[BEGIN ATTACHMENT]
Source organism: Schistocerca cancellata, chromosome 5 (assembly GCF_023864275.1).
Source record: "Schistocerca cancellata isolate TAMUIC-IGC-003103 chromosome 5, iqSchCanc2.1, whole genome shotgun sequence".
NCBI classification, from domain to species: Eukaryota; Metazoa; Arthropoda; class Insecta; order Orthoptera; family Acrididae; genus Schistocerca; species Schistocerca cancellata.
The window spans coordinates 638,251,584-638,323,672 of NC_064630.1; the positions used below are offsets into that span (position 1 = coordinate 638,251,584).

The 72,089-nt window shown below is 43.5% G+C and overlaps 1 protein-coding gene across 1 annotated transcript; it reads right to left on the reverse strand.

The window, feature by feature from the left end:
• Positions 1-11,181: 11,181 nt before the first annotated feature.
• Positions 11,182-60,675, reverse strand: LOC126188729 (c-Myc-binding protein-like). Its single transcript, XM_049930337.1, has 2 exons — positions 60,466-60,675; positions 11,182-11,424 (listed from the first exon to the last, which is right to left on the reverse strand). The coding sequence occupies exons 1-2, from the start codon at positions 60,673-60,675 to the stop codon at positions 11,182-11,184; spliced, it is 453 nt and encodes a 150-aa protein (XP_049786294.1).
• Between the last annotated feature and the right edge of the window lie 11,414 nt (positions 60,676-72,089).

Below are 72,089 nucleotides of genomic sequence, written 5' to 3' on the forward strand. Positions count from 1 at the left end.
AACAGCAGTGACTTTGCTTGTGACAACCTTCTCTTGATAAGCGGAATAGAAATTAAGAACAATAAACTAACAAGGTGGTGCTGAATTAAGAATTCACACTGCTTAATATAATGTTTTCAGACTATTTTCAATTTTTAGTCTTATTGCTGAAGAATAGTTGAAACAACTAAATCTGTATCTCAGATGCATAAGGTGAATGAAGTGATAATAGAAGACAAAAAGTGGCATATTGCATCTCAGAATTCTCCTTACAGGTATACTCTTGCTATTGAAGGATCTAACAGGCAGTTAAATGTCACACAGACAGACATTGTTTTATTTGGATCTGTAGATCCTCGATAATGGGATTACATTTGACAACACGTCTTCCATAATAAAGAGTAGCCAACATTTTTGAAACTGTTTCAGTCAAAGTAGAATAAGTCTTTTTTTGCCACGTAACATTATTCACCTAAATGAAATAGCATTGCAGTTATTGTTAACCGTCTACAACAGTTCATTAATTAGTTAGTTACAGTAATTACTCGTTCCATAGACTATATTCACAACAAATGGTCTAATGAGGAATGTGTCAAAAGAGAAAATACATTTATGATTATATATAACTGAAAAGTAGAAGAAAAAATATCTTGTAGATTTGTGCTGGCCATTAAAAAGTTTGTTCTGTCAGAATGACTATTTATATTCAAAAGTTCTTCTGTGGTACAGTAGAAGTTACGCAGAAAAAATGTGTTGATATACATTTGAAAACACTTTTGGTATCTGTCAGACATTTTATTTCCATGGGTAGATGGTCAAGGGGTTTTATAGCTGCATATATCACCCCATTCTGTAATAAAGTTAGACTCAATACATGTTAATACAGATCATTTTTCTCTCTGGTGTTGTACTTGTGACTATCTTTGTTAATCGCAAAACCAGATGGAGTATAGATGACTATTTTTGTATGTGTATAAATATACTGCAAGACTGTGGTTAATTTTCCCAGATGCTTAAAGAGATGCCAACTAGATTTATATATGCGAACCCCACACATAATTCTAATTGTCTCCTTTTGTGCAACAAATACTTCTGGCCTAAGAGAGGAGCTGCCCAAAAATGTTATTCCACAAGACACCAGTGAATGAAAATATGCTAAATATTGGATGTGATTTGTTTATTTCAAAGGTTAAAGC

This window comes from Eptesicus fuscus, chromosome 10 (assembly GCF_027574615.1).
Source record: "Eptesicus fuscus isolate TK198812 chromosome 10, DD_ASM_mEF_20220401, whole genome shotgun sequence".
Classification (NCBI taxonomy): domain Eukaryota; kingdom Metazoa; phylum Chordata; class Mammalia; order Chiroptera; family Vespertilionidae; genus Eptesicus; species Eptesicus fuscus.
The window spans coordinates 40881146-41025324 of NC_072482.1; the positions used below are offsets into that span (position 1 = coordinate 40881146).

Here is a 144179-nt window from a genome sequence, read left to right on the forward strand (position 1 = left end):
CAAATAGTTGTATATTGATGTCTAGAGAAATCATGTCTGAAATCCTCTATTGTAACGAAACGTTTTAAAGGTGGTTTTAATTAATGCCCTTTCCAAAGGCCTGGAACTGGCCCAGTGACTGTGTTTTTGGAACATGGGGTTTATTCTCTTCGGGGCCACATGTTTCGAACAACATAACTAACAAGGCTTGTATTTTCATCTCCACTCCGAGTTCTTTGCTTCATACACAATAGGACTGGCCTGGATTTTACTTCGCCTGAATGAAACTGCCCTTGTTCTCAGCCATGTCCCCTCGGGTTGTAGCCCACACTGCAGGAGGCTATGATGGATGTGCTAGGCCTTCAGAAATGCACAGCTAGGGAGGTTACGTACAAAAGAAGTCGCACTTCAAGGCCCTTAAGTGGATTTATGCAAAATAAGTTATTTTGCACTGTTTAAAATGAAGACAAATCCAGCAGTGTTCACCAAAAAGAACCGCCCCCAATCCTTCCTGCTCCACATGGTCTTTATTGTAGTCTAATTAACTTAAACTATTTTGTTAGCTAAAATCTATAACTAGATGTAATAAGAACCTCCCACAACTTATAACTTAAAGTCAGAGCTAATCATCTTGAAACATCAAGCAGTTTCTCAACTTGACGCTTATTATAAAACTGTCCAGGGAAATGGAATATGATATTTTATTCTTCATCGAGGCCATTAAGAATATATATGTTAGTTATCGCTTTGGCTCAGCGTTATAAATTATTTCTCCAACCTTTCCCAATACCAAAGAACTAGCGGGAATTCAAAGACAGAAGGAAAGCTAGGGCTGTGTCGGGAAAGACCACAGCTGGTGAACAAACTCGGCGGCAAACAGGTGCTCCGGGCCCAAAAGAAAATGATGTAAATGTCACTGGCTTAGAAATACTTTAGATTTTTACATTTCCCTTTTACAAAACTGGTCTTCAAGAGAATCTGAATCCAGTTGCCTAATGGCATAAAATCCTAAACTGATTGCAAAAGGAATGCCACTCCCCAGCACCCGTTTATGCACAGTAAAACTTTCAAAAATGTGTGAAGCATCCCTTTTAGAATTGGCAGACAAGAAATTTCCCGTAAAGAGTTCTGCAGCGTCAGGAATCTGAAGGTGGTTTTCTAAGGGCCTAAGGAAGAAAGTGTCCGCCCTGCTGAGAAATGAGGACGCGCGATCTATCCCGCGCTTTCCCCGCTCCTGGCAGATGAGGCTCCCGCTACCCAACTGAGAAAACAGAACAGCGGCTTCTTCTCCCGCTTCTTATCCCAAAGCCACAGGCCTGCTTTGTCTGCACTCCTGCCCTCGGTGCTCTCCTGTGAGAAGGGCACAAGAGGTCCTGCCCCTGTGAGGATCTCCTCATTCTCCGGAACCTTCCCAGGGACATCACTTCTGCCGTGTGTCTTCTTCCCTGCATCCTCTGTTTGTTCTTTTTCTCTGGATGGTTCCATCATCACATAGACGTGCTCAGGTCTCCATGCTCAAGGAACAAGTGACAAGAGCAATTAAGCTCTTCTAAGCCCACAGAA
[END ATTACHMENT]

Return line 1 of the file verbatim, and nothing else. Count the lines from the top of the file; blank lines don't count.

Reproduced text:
Source organism: Schistocerca cancellata, chromosome 5 (assembly GCF_023864275.1).